Inside The Machinery of Story

Wine bottles lined up on an exterior windowsill

Ask of a piece of wine writing — any writing, really — What’s working? What’s not working? And how might it work better?

I recently led a creative writing workshop at the Wine Writers’ Symposium in Napa, Calif., an event that mingled seasoned wine writers with those new to the craft. We broke into small groups to evaluate short works in progress, asking of each text three questions: What’s this piece doing, what’s working toward that objective, and what might change to make the piece more powerful? This is a standard workshopping exercise, one from literary formalism: The reader has only the text from which to take meaning. I opened the session with the following remarks, designed to encourage newer writers to develop circumspection and analytical skills alongside creativity. Writing is thinking, and thinking is hard.

One of the most powerful devices in a wine writer’s tool kit is metaphor. So I’m going to use one with you today.

Each piece of writing has an architecture, a frame. As you begin to write, you must establish this frame. Post-and-beam barn? Sixty-story skyscraper? Pole hut? Waddle and daub? The architecture of your story is the frame within which your story gets built. You position the entrances and exits for ease of access. You locate the windows for light, for vista. You design the rooms of your story to shelter and nourish its characters and their subplots. You furnish these rooms with their quirks. And you string it up with wires and pipes, put energy cells on the roof, a boiler in the basement. Because your story needs heat and light and power to warm and enlighten its occupants, and their guest, your reader.

What is the machinery of your story?

Your story is powered by its contact with the rest of the world. It draws energy from the people who populate it, but there must be an external source, too. And that is your creativity, your insight, your ideas. Not the facts you scrape from your reporting. You can shove little facts into the furnace of your building, and they do give off a little heat, but most of the energy comes from something else: from your thoughts about those facts. Not “what he said, where it’s from, how much it cost,” but “what this means, why it matters, what truth it tells, why anyone should care.”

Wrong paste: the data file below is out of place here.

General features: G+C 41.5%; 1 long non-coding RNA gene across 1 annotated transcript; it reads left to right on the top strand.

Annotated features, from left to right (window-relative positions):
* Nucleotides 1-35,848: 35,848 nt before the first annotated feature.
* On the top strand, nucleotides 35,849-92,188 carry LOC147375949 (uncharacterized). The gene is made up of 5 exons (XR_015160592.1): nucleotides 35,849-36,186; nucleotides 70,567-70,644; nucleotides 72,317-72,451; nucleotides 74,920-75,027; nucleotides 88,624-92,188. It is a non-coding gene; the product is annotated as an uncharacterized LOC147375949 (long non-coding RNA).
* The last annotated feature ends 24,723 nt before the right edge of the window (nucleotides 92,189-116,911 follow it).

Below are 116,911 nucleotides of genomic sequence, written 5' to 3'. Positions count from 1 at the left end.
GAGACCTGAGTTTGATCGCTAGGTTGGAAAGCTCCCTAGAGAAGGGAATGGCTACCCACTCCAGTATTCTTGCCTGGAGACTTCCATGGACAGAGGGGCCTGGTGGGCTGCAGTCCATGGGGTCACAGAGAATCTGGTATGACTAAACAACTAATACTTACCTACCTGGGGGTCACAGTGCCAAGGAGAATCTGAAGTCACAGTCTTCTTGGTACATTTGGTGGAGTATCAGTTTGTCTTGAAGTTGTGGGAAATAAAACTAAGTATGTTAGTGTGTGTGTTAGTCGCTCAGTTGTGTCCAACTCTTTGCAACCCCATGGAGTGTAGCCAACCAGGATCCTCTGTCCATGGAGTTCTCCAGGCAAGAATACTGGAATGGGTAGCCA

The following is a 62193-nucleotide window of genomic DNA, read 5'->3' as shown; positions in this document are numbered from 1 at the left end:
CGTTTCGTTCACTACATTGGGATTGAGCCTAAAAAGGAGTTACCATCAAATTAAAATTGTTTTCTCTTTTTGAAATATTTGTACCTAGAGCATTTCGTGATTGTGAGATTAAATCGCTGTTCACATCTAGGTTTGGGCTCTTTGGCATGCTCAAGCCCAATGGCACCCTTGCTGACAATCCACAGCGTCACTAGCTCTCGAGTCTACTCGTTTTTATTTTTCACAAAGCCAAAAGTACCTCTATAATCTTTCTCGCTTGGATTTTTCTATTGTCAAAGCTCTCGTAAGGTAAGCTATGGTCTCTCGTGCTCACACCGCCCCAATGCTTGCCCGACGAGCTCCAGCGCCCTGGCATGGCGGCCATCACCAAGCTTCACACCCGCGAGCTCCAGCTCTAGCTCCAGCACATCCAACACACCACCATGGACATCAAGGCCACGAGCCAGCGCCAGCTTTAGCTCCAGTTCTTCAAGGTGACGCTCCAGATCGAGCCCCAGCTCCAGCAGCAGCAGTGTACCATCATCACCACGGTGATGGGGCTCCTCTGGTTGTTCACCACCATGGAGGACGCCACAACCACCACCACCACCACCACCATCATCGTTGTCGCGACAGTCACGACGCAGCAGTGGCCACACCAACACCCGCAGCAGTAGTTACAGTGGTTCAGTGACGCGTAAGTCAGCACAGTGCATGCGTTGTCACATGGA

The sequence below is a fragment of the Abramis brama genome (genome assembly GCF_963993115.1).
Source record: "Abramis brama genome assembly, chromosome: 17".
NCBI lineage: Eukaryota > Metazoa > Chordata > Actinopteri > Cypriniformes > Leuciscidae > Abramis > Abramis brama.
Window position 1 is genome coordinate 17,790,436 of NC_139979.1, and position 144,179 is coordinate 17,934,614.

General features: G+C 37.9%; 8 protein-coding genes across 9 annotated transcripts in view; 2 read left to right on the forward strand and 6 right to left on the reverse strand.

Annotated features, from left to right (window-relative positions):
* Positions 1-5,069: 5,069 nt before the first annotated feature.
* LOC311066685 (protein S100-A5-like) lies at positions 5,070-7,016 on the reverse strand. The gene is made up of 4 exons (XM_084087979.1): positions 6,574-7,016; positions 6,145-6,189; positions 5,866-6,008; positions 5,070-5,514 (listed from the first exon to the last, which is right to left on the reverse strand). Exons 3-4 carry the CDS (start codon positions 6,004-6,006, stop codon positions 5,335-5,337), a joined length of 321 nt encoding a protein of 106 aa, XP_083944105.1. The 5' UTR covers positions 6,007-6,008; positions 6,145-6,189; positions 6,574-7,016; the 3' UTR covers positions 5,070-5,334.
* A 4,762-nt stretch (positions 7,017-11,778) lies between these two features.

That takes creativity.

But architecture is not exclusively an artistic exercise. It is also an exercise in engineering. To be a good story architect, you need to understand more than just how to build the structure so it won’t collapse. How to design the rooms for maximal effect. Where to put the doors into and out of, your piece. You need to understand the machinery that powers the house. In fact, you need to be so familiar with this machinery that you can take it all apart and put it back together again with only the wrench of your pen. You need to become a craftsperson, a plumber, a carpenter, an electrician. You will get good at this by practice, by opening up the machinery to see what’s working, what’s not working, and what you might need to fix in order to heat your house so others will feel warm inside.

I’ll leave that extended metaphor there and move on to the point. The point is that as a writer, you need to become fluent not only with the facts and figures of your subject matter, the issues of the domain of wine, the history, science, and culture of it. You need to become a fluid craftsperson who can call upon your artistic and analytical skills to tell your story well. You need to learn to how to examine critically the machinery of your piece — the structure of the narrative, the motifs and devices in play, the voice, tone, and style — and ask yourself honestly: What’s working? What’s not working? And what might change to make it work better?

Each piece of writing is trying to do something, to say something. You’re the one saying it, which means you must put your whole self into each story you write, because the reader needs you to. The reader is looking for what the piece is saying, what you are saying. They’re looking hard, in fact, and the clues about what you’re saying are what keep them reading. Even if you don’t write in first person, even if your work is a piece of deadline journalism with nary a “me” or “I” in sight, your piece has something to say, because you have something to say. Whether your piece says it effectively or not rests on your skill as both artist and engineer.

Your job as writer is to build the house, furnish the rooms, and provide enough fuel so your story will have heat and light, so your story will stand up.

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